Technology and Job Search

Image by Franck V. on Unsplash

Image by Franck V. on Unsplash

Technology and Job Search

By Stephanie Elaine Cavanaugh

In our modern world, one thing is for certain: Technology is changing the very fabric of how we live, work, and play. But how many of us are really paying attention to the impact technology and innovation will have on our career path? How many of us are taking steps to stay ahead of the curve? Waiting around until it’s on our doorstep is setting ourselves up to fail and putting us in a very vulnerable position. We shouldn’t allow ourselves or our careers to become victims of technology–rather, we can take steps to embrace it in productive ways that enhance us as humans and take our skills and productivity to new heights. 

But what kinds of changes are coming (or are already here) that we need to have on our radar? For those in job search (as well as those looking to change jobs or just stay ahead in the game), there are several things to be aware of. Here are a few.

1.    Social savviness and personal branding are a must in job search.

Having an online presence through a personal website or social media is a must for modern-day job search. In fact, most hiring managers look for an online presence to screen a potential candidate and many will not even consider a candidate if they cannot find them online. Rosemary Haefner, Chief Human Resources Officer at CareerBuilder stated that “Researching candidates via social media and other online sources has transformed from an emerging trend to a staple of online recruitment” (CareerBuilder 2015). Hiring managers use the online strategy to screen out candidates with little to no presence, as well as those with inappropriate or unprofessional content. Why? Because a bad hire is expensive and hiring managers want to minimize risk as much as possible. They also look for candidates with online content that strengthens their brand and who looks like they would be a good personality fit within the culture of the organization.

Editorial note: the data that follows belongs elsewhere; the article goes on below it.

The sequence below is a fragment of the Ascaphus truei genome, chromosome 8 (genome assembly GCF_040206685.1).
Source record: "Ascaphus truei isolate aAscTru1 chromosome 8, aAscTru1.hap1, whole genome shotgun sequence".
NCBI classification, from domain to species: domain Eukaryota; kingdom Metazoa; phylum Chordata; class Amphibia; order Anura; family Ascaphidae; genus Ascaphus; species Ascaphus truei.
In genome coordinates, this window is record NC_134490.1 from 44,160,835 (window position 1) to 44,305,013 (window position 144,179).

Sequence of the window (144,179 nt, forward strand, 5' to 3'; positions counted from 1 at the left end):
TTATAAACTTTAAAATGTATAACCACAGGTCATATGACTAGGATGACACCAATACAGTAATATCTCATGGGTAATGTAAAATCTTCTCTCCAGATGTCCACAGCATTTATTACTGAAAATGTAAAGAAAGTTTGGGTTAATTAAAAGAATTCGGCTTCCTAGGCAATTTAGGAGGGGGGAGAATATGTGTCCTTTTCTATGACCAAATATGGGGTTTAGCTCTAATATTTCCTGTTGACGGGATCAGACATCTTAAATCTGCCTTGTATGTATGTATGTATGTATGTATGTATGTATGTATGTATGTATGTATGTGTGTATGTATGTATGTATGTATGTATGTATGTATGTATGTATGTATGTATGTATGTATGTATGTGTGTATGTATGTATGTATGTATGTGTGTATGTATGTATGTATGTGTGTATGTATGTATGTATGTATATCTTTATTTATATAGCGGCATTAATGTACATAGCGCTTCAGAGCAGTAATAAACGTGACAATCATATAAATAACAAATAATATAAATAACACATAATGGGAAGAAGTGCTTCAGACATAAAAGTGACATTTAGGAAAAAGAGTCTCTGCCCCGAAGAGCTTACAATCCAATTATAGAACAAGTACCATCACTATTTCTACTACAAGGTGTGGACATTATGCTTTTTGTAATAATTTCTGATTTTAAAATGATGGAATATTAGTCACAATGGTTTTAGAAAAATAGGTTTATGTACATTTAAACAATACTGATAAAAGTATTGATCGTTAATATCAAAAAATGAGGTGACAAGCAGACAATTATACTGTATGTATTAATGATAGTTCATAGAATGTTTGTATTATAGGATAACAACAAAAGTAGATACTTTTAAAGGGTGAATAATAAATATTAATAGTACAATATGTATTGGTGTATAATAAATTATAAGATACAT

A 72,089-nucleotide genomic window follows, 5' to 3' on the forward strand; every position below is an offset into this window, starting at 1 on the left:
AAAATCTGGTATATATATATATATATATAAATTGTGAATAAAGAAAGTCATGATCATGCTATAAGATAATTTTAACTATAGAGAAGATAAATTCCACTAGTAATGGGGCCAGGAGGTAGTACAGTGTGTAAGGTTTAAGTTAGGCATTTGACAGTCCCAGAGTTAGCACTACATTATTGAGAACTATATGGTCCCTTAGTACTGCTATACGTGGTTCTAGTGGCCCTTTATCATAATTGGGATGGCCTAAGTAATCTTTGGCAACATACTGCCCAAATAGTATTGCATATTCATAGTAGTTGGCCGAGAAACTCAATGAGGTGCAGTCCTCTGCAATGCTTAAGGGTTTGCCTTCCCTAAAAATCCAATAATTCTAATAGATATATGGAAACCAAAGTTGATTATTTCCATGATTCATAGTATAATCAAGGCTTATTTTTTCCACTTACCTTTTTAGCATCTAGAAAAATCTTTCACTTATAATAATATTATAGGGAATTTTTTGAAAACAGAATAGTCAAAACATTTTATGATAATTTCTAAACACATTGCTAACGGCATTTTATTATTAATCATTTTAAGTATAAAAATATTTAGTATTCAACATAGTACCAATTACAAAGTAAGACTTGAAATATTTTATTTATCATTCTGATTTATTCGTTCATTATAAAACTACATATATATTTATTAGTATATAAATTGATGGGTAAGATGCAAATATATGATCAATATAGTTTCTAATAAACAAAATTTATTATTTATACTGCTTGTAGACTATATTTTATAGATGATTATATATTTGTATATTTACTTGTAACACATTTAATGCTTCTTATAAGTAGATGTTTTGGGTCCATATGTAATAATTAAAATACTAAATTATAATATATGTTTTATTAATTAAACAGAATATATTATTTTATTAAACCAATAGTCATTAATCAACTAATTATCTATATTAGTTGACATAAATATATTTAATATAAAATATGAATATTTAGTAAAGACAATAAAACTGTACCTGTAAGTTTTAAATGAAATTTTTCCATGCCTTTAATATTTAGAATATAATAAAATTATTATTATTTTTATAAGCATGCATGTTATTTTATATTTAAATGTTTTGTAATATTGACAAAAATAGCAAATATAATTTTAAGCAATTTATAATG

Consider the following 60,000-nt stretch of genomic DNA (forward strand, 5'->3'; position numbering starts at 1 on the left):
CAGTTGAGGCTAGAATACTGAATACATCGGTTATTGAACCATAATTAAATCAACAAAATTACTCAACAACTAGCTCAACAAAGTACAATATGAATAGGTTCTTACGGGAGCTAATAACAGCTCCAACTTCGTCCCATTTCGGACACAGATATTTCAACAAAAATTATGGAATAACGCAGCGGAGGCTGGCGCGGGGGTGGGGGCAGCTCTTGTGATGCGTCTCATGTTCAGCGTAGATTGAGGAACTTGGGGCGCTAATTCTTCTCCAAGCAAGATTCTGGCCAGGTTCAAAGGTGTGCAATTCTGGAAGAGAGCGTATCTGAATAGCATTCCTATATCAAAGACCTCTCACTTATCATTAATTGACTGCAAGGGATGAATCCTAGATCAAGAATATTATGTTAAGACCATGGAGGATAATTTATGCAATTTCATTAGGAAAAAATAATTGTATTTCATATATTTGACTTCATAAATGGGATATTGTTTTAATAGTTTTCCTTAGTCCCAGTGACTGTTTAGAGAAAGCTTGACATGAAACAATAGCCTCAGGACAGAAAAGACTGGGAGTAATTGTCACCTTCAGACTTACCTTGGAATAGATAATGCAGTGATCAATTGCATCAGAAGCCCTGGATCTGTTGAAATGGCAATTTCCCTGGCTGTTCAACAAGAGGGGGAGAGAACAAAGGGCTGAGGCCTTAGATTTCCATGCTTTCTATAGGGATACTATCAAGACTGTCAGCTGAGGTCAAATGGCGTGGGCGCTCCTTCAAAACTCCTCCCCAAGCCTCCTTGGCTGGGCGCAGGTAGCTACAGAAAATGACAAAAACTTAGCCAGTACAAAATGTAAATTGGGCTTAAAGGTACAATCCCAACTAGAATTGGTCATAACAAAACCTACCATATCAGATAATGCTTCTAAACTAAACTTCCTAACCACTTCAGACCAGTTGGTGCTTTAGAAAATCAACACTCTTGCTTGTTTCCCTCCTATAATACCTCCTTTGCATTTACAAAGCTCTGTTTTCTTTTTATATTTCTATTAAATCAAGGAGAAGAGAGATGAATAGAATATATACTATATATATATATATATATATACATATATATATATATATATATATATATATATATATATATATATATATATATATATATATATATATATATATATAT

Haefner Quote.jpg

This means that you want to ensure you have a strong online presence and impressive personal brand across the social platforms (primarily LinkedIn and Facebook, but potentially Instagram and Twitter as well) and you might also consider having your own online portfolio or website. It also means that if you’re not knowledgeable or comfortable within the online and social media space, you’ll want to take some classes and get comfortable… because it’s not going anywhere and will continue to further permeate job search and everyday life moving forward. Learning how to market yourself, your brand, and your skills online is a MUST in the 21st century! Don’t allow yourself to fall behind. 

  • Coursera and EdX offer some excellent classes on branding and social media marketing.